Emily Schumacher’s fascination with sea creatures started at a young age.
As her graduation from Millard West High School approached, she began to understand the challenges of studying marine biology in a landlocked state.
"Living in Nebraska, there are no actual opportunities for marine biology so it requires those interested in marine life to look elsewhere," said the Nebraska Wesleyan senior. "When I was a kid I was always interested in water and marine creatures and that never faded, but I also never thought about it as a career path."
She enrolled at NWU with plans to study biochemistry. She stayed on that track until a talk with her sister, alumna Amanda Schumacher ('16), convinced her to follow her passion with marine biology. Her sister recommended she discuss her passion with biology professor Jerry Bricker.
"I went to speak with him and the moment I mentioned marine biology he gave me a list of things to think about and do, and basically put me on the path I needed," Schumacher said.
From there, encouragement persisted. The biology major commenced studies on marine life, got a job in a water lab at the University of Nebraska, and enrolled in Bricker’s “Applied Marine Biology” course, which takes students to Honduras.
Soon after, she was greeted with another opportunity she couldn’t turn down: a summer internship with Oceans Research in Mossel Bay, South Africa. Oceans Research offers research training on marine and terrestrial wildlife along South Africa's coast.
"I don't get many opportunities to travel outside of the country but this gave me the opportunity to travel to another continent and experience a culture different from my own while working with creatures I'm most passionate about."
Soon after arriving to Mossel Bay, Schumacher and fellow interns were thrown into the deep end. The group completed hands-on projects through collective efforts and self-teaching.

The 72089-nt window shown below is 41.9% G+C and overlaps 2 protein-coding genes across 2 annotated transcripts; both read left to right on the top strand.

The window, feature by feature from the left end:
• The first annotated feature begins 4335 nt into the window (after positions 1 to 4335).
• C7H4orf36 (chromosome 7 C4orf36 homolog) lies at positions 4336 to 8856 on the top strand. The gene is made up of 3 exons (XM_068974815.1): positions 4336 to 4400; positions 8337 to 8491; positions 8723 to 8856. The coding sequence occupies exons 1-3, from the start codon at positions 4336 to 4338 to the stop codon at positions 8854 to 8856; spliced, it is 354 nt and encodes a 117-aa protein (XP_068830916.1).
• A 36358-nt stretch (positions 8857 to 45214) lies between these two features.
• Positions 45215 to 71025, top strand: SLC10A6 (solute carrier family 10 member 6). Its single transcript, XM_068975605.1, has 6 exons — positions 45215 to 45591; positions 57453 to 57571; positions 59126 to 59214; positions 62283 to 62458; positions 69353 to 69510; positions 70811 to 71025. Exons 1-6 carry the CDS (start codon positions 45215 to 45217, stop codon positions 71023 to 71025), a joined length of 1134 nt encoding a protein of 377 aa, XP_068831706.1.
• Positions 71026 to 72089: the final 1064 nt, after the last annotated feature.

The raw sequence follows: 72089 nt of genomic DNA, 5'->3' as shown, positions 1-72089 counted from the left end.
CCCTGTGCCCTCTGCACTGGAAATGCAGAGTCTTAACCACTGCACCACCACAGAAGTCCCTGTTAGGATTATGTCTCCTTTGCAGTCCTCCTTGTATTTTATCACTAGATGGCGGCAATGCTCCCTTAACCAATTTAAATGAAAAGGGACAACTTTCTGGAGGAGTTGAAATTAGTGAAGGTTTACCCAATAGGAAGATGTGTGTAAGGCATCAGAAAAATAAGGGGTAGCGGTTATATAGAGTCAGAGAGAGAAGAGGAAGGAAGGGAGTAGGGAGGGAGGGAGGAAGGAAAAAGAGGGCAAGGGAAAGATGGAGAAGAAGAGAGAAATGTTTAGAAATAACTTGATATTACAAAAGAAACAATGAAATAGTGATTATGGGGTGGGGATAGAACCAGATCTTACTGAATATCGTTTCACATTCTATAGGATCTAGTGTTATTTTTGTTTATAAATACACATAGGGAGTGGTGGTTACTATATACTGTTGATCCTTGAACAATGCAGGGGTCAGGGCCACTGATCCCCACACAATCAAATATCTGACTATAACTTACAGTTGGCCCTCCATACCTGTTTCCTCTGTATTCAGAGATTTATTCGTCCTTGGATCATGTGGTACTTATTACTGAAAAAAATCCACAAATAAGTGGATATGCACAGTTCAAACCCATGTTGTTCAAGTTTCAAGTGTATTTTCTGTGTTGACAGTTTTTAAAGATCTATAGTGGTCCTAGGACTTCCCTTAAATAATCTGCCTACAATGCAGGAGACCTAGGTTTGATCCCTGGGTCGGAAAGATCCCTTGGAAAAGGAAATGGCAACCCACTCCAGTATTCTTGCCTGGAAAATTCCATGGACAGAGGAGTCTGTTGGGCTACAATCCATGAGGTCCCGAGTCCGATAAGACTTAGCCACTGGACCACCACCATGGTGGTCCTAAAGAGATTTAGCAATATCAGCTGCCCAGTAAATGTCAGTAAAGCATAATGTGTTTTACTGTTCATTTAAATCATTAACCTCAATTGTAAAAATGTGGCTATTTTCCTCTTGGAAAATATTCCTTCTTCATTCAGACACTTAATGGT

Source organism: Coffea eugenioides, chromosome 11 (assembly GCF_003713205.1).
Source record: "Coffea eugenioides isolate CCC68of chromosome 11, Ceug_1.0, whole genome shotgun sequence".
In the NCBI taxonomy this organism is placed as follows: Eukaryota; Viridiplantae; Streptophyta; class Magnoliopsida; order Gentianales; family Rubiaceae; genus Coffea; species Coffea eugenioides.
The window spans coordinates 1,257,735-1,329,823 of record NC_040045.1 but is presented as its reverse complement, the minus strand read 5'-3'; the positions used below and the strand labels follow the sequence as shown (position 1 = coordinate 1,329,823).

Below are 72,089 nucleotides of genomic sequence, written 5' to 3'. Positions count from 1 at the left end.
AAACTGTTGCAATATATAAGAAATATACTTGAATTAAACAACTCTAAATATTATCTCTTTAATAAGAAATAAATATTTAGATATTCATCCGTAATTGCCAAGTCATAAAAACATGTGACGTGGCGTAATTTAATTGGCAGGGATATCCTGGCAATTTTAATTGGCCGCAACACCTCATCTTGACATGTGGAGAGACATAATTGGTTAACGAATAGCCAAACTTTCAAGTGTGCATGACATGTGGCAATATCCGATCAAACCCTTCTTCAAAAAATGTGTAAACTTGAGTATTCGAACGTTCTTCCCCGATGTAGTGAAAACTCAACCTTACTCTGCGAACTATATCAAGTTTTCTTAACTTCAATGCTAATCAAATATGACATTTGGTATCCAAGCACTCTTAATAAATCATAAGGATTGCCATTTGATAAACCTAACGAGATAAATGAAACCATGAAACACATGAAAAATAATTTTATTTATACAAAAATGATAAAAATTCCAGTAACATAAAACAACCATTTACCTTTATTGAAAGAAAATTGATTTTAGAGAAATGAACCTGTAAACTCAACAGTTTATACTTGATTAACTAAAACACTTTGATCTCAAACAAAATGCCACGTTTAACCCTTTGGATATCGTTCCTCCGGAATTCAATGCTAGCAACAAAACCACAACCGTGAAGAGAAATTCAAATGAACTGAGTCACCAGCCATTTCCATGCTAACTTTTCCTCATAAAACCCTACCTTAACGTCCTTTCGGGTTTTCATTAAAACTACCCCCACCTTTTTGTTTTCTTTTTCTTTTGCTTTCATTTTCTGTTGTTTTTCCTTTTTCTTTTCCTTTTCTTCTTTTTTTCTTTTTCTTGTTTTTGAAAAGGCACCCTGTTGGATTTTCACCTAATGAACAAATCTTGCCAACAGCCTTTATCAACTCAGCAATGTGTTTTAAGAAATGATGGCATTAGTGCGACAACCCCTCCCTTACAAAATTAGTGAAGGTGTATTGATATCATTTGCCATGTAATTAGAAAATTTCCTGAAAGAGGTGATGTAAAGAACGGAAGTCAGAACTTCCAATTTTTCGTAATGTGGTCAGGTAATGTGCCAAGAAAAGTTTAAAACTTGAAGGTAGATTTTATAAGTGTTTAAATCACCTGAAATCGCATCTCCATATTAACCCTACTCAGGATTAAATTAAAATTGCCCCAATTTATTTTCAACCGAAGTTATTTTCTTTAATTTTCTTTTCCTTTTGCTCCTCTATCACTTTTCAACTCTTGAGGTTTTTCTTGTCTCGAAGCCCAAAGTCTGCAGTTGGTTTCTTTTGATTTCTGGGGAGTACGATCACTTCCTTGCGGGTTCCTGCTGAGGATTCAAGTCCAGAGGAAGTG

"We got to do basically everything," Schumacher said. "A field specialist was there for guidance, but we actually did everything on our own."
"Once we knew what we were doing, we could really have fun and appreciate how much we were going to gain in knowledge, experience, and even the personal relationships we were making with each other,” she added.
Oceans Research leads multiple research projects so interns had a variety of experiences from tracking dolphins to analyzing ocean sectors for species diversity to studying starfish movement patterns.
"We saw a lot of the bad things humans are responsible for in the ocean, and it made me more passionate about the state of our oceans and the precious creatures that reside in them," she said. "I want to be an advocate for them, and I want to be a person that helps conserve and preserve this huge and abundant ecosystem."
Following her graduation in May, Schumacher will head to a graduate school along the coast to pursue a degree in marine biology. She hopes to work in research and marine animal rehabilitation, specializing in marine mammalogy.
Story by Quinn Hullett, public relations intern.